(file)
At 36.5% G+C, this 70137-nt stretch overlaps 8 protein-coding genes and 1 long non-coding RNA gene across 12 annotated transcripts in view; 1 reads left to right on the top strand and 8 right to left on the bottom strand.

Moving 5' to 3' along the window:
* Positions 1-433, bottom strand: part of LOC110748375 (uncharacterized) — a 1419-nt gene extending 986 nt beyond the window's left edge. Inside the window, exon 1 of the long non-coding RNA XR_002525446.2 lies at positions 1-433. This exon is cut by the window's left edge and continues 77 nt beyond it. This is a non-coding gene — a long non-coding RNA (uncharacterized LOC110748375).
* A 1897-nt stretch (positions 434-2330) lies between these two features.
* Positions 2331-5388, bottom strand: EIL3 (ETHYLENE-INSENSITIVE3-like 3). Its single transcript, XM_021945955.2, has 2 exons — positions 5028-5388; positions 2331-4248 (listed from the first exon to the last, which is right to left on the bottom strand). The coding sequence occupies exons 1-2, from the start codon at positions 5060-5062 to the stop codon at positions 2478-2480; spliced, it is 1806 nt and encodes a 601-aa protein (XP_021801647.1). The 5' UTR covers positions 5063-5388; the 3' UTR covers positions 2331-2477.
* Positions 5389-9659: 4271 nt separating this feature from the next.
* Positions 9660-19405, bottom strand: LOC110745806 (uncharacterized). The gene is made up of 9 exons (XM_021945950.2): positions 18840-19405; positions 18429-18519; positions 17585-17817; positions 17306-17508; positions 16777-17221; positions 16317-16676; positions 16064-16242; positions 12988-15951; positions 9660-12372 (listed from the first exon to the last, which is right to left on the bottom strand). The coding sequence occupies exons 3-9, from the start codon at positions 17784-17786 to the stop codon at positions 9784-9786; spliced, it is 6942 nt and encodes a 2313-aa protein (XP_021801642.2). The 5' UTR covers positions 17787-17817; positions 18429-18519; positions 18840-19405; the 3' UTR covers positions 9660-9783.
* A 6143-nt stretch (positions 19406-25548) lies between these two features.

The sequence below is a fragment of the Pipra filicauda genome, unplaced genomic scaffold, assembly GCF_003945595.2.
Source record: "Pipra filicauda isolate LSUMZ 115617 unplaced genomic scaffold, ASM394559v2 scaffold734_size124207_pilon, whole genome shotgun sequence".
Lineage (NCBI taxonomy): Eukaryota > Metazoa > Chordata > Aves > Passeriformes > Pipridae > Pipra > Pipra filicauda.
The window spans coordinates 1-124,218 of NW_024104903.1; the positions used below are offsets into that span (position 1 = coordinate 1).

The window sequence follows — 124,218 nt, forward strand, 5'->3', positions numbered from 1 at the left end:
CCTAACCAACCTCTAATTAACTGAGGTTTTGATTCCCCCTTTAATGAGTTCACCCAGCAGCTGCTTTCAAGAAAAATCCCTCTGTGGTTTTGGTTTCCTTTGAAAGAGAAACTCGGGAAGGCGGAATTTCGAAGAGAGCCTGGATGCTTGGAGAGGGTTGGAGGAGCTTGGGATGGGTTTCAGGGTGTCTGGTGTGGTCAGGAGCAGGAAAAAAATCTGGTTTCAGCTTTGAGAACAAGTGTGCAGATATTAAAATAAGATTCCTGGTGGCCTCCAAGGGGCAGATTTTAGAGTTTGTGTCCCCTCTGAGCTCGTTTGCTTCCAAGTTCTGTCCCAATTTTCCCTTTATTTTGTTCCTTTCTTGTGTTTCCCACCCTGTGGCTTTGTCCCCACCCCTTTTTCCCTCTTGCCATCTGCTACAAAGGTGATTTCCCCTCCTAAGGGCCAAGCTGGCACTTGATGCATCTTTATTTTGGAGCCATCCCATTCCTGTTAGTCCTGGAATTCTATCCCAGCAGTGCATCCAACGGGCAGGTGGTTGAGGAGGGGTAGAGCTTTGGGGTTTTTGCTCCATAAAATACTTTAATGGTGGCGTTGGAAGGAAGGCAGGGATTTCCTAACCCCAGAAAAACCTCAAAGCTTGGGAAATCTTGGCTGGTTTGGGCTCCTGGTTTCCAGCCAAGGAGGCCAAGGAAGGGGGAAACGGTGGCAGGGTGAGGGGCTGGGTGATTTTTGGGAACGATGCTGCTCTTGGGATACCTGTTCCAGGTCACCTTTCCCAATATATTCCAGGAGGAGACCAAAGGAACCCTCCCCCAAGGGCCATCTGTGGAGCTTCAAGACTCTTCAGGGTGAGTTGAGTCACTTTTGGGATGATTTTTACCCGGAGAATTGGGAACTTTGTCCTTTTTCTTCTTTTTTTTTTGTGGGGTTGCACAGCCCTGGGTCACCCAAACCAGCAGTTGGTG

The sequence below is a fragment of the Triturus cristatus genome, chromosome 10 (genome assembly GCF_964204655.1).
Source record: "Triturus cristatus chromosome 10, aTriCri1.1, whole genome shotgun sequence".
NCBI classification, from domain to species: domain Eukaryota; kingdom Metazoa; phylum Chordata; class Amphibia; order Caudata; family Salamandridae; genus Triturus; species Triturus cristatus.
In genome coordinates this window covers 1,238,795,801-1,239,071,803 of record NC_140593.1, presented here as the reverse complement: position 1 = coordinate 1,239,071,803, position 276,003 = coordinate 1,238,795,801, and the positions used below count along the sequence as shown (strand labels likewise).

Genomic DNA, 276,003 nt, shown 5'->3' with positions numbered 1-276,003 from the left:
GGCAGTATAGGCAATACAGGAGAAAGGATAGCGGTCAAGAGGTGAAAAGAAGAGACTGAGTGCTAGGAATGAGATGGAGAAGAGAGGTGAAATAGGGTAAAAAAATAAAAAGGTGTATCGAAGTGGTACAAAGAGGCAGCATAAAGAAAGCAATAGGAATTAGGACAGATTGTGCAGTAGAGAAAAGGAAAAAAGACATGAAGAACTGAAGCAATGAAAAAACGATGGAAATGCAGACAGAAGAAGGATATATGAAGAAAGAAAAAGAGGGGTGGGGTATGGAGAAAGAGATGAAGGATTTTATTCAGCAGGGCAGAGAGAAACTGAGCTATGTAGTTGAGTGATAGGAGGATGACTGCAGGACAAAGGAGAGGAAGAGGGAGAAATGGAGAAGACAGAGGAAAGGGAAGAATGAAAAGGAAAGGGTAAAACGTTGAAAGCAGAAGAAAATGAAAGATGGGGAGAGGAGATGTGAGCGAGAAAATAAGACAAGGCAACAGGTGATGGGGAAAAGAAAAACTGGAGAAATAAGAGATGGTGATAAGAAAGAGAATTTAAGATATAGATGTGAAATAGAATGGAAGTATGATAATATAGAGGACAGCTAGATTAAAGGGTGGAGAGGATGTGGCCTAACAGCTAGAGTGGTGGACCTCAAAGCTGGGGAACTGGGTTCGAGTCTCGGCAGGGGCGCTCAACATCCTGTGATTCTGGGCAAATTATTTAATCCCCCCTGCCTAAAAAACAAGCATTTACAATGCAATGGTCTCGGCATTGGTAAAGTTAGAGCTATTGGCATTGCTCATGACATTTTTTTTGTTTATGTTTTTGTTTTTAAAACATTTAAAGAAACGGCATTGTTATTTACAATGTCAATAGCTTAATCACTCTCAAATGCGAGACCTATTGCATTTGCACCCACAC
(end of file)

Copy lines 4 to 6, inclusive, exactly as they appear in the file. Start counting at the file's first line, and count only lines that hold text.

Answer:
* A 1897-nt stretch (positions 434-2330) lies between these two features.
* Positions 2331-5388, bottom strand: EIL3 (ETHYLENE-INSENSITIVE3-like 3). Its single transcript, XM_021945955.2, has 2 exons — positions 5028-5388; positions 2331-4248 (listed from the first exon to the last, which is right to left on the bottom strand). The coding sequence occupies exons 1-2, from the start codon at positions 5060-5062 to the stop codon at positions 2478-2480; spliced, it is 1806 nt and encodes a 601-aa protein (XP_021801647.1). The 5' UTR covers positions 5063-5388; the 3' UTR covers positions 2331-2477.
* Positions 5389-9659: 4271 nt separating this feature from the next.